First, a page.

As 2012 comes to a close, GreenBiz asked executives from a range of companies and organizations to reflect on the past year and look at what lies ahead.
A few big themes emerged: the failure to make significant progress at major global conclaves -- Rio+20 and the Doha Climate Change conference in particular -- the lack of urgency and action from policymakers on climate change, and the need for stronger, more transparent standards and ratings systems to meet increased consumer, investor, and corporate demand.
Here's what they said when we asked:
What were your top lessons learned in 2012?
Amy Hargroves, Manager, Corporate Social Responsibility, Sprint Nextel Corporation:
• Our practical and results-oriented approach to CR is of interest to many other organizations.
• The projects with the greatest impact are often those with the least incremental cost, but require a substantial time commitment.
• You can be extremely successful in improving the sustainability engagement of your suppliers with a very focused assessment tool and meaningful follow-up. You don't have to embed your requirements into contracts or use a big stick. Get top officers engaged to share why sustainability should be important to your suppliers and offer them guidance to meet your criteria.
Neil Hawkins, Vice President, Global sustainability and EH&S, Dow Chemical Co.:
We need the right public policy environment to make fast progress.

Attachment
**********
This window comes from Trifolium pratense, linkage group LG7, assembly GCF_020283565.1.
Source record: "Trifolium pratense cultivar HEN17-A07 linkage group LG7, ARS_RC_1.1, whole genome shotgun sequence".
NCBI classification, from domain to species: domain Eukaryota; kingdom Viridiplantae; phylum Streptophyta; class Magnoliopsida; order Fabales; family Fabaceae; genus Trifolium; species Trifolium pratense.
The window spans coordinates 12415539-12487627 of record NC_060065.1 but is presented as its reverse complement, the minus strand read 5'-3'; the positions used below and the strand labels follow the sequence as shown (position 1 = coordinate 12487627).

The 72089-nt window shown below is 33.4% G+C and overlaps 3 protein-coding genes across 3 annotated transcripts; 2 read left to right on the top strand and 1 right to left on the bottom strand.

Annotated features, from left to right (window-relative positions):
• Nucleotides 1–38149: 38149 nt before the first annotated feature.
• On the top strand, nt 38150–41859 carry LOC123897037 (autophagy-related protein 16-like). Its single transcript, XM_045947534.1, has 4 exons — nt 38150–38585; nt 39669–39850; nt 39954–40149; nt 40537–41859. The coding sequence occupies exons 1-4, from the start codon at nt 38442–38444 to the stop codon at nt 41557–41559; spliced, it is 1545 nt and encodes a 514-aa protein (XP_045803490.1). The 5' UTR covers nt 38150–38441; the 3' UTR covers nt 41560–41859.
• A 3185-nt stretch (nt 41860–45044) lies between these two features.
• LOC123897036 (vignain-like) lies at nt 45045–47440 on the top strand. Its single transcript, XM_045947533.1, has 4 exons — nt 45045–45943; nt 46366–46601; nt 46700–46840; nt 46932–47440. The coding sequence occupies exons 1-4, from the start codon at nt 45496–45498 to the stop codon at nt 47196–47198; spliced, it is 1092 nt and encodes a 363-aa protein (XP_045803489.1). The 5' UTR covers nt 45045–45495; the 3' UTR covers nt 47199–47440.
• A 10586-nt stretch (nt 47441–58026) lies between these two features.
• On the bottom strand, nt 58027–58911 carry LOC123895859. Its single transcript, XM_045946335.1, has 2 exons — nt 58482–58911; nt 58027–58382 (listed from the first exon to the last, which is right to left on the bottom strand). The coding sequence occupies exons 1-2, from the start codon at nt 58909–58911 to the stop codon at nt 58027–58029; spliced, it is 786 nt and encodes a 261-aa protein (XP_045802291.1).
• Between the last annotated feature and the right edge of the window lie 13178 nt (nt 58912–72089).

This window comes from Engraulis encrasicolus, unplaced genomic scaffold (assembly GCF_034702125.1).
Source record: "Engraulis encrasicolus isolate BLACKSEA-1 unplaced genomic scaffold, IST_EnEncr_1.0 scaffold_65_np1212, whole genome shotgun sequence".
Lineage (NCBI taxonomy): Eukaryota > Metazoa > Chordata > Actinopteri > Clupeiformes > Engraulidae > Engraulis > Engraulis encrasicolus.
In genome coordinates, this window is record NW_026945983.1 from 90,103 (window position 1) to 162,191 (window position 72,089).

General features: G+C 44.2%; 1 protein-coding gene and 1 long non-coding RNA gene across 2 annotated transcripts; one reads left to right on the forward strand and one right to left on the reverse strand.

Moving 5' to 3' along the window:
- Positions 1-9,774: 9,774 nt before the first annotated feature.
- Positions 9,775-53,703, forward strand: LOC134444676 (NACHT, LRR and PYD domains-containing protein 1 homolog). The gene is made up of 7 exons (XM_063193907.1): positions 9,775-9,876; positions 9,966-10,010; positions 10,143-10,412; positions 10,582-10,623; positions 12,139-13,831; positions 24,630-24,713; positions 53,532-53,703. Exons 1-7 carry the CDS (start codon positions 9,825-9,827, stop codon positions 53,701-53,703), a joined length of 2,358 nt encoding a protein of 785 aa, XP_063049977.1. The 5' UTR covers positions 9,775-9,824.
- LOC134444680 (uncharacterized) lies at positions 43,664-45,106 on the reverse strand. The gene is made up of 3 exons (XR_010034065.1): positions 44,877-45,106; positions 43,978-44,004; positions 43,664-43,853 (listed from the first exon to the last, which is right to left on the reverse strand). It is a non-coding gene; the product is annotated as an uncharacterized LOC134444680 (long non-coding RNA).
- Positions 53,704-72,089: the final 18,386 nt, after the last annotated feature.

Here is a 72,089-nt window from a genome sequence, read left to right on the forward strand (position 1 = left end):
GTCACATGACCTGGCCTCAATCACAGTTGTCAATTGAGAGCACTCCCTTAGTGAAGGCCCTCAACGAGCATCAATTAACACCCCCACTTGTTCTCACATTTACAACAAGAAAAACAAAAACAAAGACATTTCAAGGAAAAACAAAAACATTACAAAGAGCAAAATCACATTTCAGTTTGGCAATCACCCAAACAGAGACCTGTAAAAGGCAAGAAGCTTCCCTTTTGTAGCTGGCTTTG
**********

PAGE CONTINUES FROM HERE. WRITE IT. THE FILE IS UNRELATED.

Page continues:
Chris Coulter, President, GlobeScan:
• Putting a price on carbon may be closer than we thought possible.
• 'Softer' things like trust and collaboration are more important sometimes than performance.
Angela Nahikian, Director of Global Environmental Sustainability, Steelcase:
• Lasting change takes time. Framing progress over the long view is critical to successful embedding.
• Customers care a lot more about sustainability in their decision-making than we even imagined.
• The cultural and customer hooks for sustainability are not what we imagined them to be -- they are more core to our purpose.
Mark Lee, Executive Director, SustainAbility:
The depth and pervasiveness of the gap between public satisfaction with corporate and political results in terms of sustainable development leadership and the enduring expectation that it is exactly those institutions people most expect to lead in the future. The emerging and deepening hope that multi-sector collaboration will play a critical role in delivering positive sustainable development outcomes. The potential identification and emergence of a consumer segment (we label them 'Aspirationals') as interested in consumption/status/lifestyle/brands as they are social and environmental impact/progress. Hope for sustainable consumption?
Peter Madden, Chief Executive, Forum for the Future:
Don't wait for governments The green movement should do more inspiring and less scaring.
Next page: Is there still too much greenwashing going on?